Alexander McQueen

Alexander McQueen. © Victoria & Albert Museum, London

Alexander McQueen. © Victoria & Albert Museum, London

London born and educated, dubbed 'enfant terrible' by the fashion press, Lee Alexander McQueen (1969-2010) became one of the youngest designers to achieve the title ‘British Designer of the Year', which he won four times between 1996 and 2003. In 2003 he was awarded a CBE and named 'International Designer of the Year' by the Council of Fashion Designers.

After leaving school aged 16 he began work at Saville Row tailors Anderson & Sheppard, before moving on to Gieves and Hawks Saville Row, and the famous theatrical costumiers Angels and Bermans.

At 20 years of age McQueen began working for the Japanese designer Koji Tatsuno, who was constructing clothes from antique cloth, followed by the designer Romeo Gigli. Gigli was enthralled by the young McQueen's unique esoteric tailoring and employed him immediately.

He returned to London to complete an M.A. at St. Martins College of Art and Design, where his final collection gained him extensive press coverage, before launching his own label in 1992. Influential fashion stylist Isabella Blow purchased his entire graduation collection.

He was appointed head designer at Givenchy in 1996, succeeding John Galliano. In December 2000 the Gucci Group acquired a majority share of McQueen's own company, and he continued to serve as Creative Director. McQueen's sometimes stormy relationship with Givenchy ended in March 2001.

Over the next ten years McQueen opened stores in London, New York, Los Angeles, Las Vegas and Milan. Collaborative works included working with Puma on a special line of trainers; launching McQ, a younger, lower priced collection; the launch of Kingdom and My Queen fragrances; and a collection of cosmetics designed for MAC inspired by Elizabeth Taylor in her role of Cleopatra. His designs were worn extensively by celebrities including Nicole Kidman, Sarah Jessica Parker, Bjork and Lady Gaga.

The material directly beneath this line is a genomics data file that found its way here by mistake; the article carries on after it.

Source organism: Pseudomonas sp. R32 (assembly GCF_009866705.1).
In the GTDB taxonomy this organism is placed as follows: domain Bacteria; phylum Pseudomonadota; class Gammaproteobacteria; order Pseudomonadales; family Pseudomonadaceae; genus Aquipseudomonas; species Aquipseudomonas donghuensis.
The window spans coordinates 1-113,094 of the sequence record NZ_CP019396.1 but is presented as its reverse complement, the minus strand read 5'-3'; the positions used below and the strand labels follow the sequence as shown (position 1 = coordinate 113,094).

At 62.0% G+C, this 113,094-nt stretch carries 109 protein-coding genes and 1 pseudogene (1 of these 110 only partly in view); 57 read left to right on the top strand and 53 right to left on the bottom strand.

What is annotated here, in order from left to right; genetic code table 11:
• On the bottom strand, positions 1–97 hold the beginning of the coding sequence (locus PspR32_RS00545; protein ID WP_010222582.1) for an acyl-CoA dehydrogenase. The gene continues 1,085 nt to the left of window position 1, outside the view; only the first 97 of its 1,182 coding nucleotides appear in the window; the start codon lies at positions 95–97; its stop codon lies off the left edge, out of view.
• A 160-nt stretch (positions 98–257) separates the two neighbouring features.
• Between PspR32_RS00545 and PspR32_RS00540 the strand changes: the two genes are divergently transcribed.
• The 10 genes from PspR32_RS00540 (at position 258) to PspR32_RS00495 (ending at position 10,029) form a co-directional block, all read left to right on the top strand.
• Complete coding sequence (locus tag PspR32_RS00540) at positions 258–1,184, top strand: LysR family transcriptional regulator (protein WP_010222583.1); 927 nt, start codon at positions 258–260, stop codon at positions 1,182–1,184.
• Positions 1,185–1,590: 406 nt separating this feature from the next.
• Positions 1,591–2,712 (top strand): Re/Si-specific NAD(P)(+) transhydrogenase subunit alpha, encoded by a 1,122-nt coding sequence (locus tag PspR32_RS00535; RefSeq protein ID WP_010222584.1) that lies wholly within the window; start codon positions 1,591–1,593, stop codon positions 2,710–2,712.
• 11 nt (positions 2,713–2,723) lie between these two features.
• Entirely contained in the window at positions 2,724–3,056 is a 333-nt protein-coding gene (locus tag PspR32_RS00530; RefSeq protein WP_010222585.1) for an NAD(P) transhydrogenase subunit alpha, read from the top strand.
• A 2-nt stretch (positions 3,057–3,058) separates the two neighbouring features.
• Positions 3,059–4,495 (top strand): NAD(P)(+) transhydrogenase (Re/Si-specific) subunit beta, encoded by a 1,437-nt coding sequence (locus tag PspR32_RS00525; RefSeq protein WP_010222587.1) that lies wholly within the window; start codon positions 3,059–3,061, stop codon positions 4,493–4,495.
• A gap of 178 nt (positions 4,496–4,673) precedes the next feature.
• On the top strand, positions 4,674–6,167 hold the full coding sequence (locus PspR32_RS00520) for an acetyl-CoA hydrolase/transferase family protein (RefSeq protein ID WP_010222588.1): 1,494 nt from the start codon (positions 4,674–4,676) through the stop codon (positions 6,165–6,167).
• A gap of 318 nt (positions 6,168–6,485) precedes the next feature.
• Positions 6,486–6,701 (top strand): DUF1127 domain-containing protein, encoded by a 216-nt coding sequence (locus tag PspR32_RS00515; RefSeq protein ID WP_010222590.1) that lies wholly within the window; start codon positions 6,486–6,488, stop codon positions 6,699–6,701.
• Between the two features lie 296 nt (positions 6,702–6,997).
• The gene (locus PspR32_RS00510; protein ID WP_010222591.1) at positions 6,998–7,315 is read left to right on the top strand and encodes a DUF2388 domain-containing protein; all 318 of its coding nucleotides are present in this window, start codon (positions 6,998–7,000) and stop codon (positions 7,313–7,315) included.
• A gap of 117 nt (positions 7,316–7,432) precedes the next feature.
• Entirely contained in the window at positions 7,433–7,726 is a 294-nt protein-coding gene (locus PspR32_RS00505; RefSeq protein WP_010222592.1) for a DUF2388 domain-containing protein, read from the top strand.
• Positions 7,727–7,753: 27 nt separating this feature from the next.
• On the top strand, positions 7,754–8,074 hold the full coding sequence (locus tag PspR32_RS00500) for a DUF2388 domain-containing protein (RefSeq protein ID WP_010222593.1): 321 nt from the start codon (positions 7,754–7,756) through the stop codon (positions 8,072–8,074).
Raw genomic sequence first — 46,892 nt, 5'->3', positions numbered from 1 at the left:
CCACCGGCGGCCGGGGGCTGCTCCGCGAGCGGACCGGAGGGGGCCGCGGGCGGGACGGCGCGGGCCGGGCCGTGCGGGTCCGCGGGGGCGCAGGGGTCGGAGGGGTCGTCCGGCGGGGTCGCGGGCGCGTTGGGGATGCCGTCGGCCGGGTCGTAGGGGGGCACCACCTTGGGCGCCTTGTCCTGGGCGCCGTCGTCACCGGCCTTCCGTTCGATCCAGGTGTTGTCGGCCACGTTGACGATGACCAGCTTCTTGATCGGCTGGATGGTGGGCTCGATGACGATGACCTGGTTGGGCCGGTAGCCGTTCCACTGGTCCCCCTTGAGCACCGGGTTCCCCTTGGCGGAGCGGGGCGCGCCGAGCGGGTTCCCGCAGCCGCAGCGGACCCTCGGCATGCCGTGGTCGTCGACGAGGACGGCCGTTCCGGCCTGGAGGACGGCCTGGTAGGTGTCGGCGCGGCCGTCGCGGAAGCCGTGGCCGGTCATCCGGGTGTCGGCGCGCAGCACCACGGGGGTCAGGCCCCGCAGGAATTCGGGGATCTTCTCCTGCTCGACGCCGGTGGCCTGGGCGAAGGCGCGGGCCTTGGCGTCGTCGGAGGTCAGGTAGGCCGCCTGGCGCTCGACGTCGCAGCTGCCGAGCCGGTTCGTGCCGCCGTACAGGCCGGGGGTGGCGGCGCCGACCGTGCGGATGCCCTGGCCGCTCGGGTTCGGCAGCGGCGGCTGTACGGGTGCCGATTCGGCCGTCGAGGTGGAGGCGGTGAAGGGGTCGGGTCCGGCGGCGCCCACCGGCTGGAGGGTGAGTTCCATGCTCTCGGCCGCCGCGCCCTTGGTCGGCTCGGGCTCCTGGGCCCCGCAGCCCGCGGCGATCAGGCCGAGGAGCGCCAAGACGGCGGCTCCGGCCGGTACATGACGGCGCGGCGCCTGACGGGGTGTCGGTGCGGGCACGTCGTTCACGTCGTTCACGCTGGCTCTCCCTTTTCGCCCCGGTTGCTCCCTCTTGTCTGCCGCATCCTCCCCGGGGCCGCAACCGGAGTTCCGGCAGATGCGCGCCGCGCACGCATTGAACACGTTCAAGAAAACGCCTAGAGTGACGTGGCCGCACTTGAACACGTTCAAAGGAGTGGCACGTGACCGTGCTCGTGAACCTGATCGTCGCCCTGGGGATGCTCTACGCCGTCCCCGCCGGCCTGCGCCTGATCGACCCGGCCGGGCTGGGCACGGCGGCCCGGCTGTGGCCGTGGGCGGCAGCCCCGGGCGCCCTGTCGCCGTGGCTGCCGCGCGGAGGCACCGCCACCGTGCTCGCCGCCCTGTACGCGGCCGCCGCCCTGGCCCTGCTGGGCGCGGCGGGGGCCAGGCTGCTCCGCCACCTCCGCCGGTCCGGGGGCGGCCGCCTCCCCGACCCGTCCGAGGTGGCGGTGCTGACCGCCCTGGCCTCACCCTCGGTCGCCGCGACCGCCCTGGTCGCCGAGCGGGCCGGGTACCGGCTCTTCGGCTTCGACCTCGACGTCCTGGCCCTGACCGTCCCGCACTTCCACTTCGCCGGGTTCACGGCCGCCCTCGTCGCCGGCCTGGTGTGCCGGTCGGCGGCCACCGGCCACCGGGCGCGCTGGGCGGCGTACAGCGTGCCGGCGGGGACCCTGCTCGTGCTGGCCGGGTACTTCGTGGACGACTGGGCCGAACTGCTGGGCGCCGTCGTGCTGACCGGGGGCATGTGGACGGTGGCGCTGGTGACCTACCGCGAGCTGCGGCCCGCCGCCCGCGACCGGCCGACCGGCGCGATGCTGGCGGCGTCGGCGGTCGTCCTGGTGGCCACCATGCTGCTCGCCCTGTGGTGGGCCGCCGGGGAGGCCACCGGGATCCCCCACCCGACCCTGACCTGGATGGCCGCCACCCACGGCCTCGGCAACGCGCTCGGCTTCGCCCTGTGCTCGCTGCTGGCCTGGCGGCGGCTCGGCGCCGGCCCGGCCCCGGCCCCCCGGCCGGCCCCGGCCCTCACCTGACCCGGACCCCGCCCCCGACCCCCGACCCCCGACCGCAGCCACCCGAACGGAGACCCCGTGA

In February 2010, shortly after his mother's death, McQueen was found dead in his London flat. His memorial service was attended by 2,500 guests, including the celebrities who wore his designs and friends and colleagues from the fashion industry.


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Ballgowns: British Glamour since 1950

Ballgowns: British Glamour since 1950

This innovative book presents dynamic and interpretive photographs of British ballgowns spanning 60 years and includes designs by Alexander McQueen, B…

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Event - Russian Avant-garde Theatre: War Revolution and Design (WWI)

Sat 18 October 2014–Sun 25 January 2015

DISPLAY: This display reveals twenty years of radical and revolutionary designs for performance against the backdrop of the First World War and the Russian Revolutions.

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